Saturday, November 13, 2010

Sweet relief!

My house is not neat.  At least not everywhere.  There are pockets of neatness that wander around the house, but they leave trails of messiness in their wake.

I clean the kitchen counter and the piles move to the desk upstairs.  I get the laundry room emptied of clean laundry and the pile plops down in my bedroom.  I straighten up the living room by tossing all toys down the playroom steps.

This is a constant, nagging source of guilt.  I admit that there is this pressure to have a neat house.  Especially since I'm home all day and 'not doing anything else'.  But really people, when everyone who lives in a house are not in it for 8-10 hours out of every day, that's 8-10 hours less of mess-making time.  And my house wasn't perfectly neat when I did leave it for a chunk of each day.  It's definitely worse now.  I'd like to blame it on the rug rats, but Medman and I do our share.  We are especially good at our own particular pockets of messiness.  Medman keeps his in the basement (the Med Cave) or hidden on his side of the bed.  Mine are my night stand, my entire craft room and unfortunately in everyone's way on the kitchen counter.

BUT, my friend Karen posted a link to the most wonderful article called "Saying Yes to the Mess."  Here are some of my favorite quotes:

It is a truism of American life that we’re too darn messy, or we think we are, and we feel really bad about it....But contrarian voices can be heard in the wilderness. An anti-anticlutter movement is afoot, one that says yes to mess and urges you to embrace your disorder. Studies are piling up that show that messy desks are the vivid signatures of people with creative, limber minds (who reap higher salaries than those with neat “office landscapes”) and that messy closet owners are probably better parents and nicer and cooler than their tidier counterparts. It’s a movement that confirms what you have known, deep down, all along: really neat people are not avatars of the good life; they are humorless and inflexible prigs, and have way too much time on their hands.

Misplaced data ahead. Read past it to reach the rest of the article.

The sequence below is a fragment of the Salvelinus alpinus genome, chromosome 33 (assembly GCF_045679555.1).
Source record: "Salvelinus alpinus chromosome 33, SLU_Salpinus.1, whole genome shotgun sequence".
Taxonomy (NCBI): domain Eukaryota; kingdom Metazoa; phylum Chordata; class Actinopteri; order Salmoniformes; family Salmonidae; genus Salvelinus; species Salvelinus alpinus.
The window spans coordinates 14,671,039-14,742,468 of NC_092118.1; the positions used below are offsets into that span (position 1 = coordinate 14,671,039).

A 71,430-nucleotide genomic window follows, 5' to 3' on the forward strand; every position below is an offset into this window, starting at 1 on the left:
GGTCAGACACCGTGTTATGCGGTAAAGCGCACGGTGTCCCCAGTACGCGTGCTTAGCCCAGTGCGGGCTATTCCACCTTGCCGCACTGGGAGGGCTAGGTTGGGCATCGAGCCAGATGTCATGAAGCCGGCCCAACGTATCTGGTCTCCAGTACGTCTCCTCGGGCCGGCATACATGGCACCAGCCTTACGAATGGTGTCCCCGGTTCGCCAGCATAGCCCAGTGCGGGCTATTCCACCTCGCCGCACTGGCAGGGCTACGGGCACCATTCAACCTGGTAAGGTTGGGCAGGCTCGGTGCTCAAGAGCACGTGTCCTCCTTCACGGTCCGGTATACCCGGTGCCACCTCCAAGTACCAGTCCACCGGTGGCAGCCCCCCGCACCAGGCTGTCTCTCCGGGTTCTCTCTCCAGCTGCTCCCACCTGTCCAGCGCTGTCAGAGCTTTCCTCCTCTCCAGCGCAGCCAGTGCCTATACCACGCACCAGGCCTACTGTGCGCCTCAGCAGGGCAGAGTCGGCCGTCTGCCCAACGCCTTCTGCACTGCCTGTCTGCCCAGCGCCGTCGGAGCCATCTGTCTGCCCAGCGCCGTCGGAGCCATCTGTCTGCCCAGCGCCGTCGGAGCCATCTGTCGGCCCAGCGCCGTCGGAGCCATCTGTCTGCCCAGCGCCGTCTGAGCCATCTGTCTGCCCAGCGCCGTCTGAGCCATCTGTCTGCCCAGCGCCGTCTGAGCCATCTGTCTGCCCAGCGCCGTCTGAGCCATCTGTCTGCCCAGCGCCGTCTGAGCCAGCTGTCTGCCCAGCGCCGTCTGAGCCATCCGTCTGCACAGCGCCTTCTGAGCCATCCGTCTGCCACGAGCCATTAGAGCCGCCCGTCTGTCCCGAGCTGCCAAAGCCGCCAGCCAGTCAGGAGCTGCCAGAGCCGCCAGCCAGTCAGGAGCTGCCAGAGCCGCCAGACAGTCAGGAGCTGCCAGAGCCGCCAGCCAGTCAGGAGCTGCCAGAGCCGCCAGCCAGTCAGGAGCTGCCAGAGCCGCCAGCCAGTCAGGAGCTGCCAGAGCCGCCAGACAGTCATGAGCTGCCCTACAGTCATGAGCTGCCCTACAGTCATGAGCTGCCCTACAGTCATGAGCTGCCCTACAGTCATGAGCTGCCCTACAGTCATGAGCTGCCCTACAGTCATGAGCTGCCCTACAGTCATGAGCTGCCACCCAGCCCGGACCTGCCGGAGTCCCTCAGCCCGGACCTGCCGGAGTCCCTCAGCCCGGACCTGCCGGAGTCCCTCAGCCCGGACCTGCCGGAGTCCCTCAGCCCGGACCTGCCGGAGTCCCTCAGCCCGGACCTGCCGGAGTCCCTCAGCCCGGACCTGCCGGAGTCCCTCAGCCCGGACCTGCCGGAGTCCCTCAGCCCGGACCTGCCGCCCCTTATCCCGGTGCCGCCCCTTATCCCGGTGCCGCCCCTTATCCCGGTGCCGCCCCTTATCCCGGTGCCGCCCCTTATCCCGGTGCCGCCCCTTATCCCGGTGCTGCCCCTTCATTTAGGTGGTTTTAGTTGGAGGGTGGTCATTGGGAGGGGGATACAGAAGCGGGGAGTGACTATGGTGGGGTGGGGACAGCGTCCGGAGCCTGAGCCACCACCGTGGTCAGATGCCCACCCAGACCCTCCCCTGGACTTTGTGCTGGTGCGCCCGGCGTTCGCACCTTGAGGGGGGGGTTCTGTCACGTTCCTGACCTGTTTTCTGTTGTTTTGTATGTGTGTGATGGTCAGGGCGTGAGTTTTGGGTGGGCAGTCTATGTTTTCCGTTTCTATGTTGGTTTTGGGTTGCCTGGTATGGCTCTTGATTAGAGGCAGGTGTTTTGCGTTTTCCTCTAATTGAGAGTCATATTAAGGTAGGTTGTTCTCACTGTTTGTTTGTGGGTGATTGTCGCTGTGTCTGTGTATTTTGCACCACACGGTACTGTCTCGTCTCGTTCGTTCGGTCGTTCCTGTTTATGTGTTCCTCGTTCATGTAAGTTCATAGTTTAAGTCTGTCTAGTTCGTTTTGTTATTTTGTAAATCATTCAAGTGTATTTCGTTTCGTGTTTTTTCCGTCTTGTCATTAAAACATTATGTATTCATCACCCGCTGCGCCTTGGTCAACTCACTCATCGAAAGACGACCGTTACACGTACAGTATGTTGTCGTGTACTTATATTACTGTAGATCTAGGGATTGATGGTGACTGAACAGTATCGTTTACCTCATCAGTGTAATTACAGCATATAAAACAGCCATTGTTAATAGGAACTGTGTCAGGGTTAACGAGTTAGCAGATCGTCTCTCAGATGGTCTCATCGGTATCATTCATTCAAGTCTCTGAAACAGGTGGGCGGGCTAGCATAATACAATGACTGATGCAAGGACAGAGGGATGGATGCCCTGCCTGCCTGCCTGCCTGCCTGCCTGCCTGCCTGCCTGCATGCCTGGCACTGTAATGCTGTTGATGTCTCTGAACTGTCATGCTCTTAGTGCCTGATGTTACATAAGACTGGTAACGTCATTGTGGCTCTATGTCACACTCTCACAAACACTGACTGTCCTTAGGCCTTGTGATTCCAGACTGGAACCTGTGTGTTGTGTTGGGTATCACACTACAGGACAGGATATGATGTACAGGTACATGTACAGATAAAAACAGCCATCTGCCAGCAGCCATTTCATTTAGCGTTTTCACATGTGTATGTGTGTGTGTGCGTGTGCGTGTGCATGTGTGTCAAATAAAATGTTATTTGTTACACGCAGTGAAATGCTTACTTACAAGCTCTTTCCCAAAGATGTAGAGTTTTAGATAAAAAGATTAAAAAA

(sorry you neat people, but I have suspected this for awhile...)

"It’s chasing an illusion to think that any organization — be it a family unit or a corporation — can be completely rid of disorder on any consistent basis,” said Jerrold Pollak, a neuropsychologist at Seacoast Mental Health Center in Portsmouth, N.H., whose work involves helping people tolerate the inherent disorder in their lives. “And if it could, should it be? Total organization is a futile attempt to deny and control the unpredictability of life."
It was the overall scumminess of Alexander Fleming’s laboratory that led to his discovery of penicillin, from a moldy bloom in a petri dish he had forgotten on his desk.
"Stop feeling bad," say the mess apologists. "There are more urgent things to worry about."
It’s a flippant remark, but if you’ve never had a messy kitchen, you’ve probably never had a home-cooked meal.
Mess is robust and adaptable, like Mr. Schwarzenegger’s open calendar, as opposed to brittle, like a parent’s rigid schedule that doesn’t allow for a small child’s wool-gathering or balkiness. 
Mess tells a story: you can learn a lot about people from their detritus, whereas neat — well, neat is a closed book. Neat has no narrative and no personality.
[Studies] linked messy desks to higher salaries (and neat ones to salaries under $35,000), answer Einstein’s oft-quoted remark, “If a cluttered desk is a sign of a cluttered mind, of what, then, is an empty desk?”

So there you go, everyone.  Don't waste your Saturday cleaning.  Relish your messes!   And think, that mess makes you more interesting, more real and it should raise your salary.

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